Set Resource Fields and TV Values in a Plugin

In previous articles, we looked at how plugins work and saw how to perform actions when a user is saved in the Manager. In this one, we’ll see some plugin code that acts when a resource is saved in the Manager.

There are lots of things you might want to do when a new resource is saved in the Manager. You might want to adjust or duplicate a field, say to make the description field match the introtext field. You might also want to adjust a resource field based on the value of a TV, adjust a TV based on a resource field, or adjust one TV based on the value of one or more other TVs.

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The following example plugins would all be connected to the OnDocFormSave event. To use them, paste the code into a plugin and, on the “System Events” tab, check the box next to OnDocFormSave. Then, save the plugin. In a plugin attached to that event, the resource being saved is always available as the $resource variable.

If you’ve worked with resources in the front end, you’re probably used to using the $modx->resource variable. It’s a common mistake to use that variable in a plugin attached to a Manager event. In plugins that run in the Manager, the $modx->resource variable is not set. Instead, use $resource. Note that plugins attached to front-end events like OnWebPagePrerender usually *do* use the $modx->resource variable. You can see the variables that are available in most MODX events here.

Here’s a simple example that just writes whatever is in the introtext (summary) field to the description field.

 

/* Do nothing if it's not a new resource */
if ($mode !== modSystemEvent::MODE_NEW) {
    return '';
}

$introText = $resource->get('introtext');
$resource->set('description', $introText);
$resource->save();
return '';

 

Dogs and Cats

Imagine that you want to set a particular TV value for new resources created directly under a particular folder, but only if certain other conditions are true. Let’s say your site has a listing of pets available for adoption. We’ll ignore the fact that you should really use a custom database table for this information and say that you have TVs for things like the breed, weight, and name of the animal. You want to set a TV called “Size” to Large if the animal’s weight is over 45 pounds, but only for dogs — cats have a different weight limit (15). You can tell whether the animal is a dog or cat by checking the ID of its parent. In our example, the “Dogs” folder has an ID of 12 and the “Cats” folder has an ID of 22.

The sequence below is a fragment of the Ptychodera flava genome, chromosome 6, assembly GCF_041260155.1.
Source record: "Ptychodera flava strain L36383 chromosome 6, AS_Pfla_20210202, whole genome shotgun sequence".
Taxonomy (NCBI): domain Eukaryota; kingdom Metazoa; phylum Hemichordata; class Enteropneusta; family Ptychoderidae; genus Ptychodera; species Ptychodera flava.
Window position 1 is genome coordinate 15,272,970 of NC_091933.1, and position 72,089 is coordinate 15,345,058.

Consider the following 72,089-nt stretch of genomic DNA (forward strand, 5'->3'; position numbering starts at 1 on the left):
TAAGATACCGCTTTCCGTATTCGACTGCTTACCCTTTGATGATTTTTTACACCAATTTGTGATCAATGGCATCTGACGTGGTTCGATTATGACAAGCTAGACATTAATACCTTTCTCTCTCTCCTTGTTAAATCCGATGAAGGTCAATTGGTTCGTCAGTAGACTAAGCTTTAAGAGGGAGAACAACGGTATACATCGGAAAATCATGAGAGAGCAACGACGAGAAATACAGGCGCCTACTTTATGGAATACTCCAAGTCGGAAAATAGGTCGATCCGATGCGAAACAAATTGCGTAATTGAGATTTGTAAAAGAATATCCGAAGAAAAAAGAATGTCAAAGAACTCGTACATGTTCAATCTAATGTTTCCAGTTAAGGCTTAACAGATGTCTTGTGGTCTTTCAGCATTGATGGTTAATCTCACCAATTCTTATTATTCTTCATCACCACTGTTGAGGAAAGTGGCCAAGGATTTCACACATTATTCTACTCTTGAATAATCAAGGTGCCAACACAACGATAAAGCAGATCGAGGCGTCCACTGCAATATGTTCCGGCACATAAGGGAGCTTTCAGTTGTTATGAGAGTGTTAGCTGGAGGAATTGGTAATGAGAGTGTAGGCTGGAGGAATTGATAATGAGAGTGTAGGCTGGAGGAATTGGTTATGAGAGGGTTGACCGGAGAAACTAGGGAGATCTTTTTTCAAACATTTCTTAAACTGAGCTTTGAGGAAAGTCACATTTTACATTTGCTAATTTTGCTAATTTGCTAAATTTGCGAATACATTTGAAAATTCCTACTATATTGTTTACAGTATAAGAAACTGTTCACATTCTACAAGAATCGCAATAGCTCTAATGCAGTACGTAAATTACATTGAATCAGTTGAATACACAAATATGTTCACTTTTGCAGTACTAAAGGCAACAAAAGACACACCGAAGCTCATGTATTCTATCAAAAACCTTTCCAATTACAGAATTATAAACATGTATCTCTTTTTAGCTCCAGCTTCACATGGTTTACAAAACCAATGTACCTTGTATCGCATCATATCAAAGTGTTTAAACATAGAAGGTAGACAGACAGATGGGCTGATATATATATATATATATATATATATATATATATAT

You could just enter the Size TV manually every time a dog or cat is entered into the system, but why not let the computer do the work for you with this plugin attached to OnDocFormSave:

 

/* Do nothing if it's not a new resource */
if ($mode !== modSystemEvent::MODE_NEW) {
    return;
}
$dogFolderId = 12;
$catFolderId = 22;

/* Get the animal's weight */
$weight = $resource->getTVValue('weight');

/* Handle dogs */
if ($resource->get('parent') == $dogFolderId) {
    if ( (integer) $weight > 45) {
        $resource->setTVValue('Size', 'Large');
    }
}

/* Handle cats */
if ($resource->get('parent') == $catFolderId) {
    if ( (integer) $weight > 15) {
        $resource->setTVValue('Size', 'Large');
    }
}

return '';

 

Notice that we don’t have to save the resource in the example above, because we haven’t changed any of its fields.

The code above could be compressed into fewer lines with some PHP tricks. It might be a few milliseconds faster, but it would be much more difficult to understand and modify.

Obviously, you’d probably want to have more weight classes (i.e., Small, Medium, Large), but it would be easy to add code for them. You might also want to remove the code at the top of the plugin that prevents the plugin from executing for existing animals. That way, the weight description TV value would change when you save the resource any time that the animal’s weight changed enough to put them in a different weight class.

More Fun with Plugins

You can perform a lot of useful tricks with plugins. Plugins like the ones in this article can not only save you valuable time, they have the potential to speed up page loads dramatically. Any processing that can be performed once when a resource is saved, will save a ton of time if that processing then doesn’t have to be performed every time the page is loaded.

In the next article, we’ll look at a very cool method for putting the processed values of TVs into a resource’s introtext field so they don’t have to be parsed every time the page is loaded.

 


For more information on how to use MODX to create a web site, see my web site Bob’s Guides, or better yet, buy my book: MODX: The Official Guide.

Looking for quality MODX Web Hosting? Look no further than Arvixe Web Hosting!

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Author Spotlight

Bob Ray

Bob Ray

I am the author of MODX: The Official Guide and over 30 MODX add-on components. I host Bob's Guides, a source of valuable information for MODX users, and I've been very active in the MODX Forums with over 14,000 posts.

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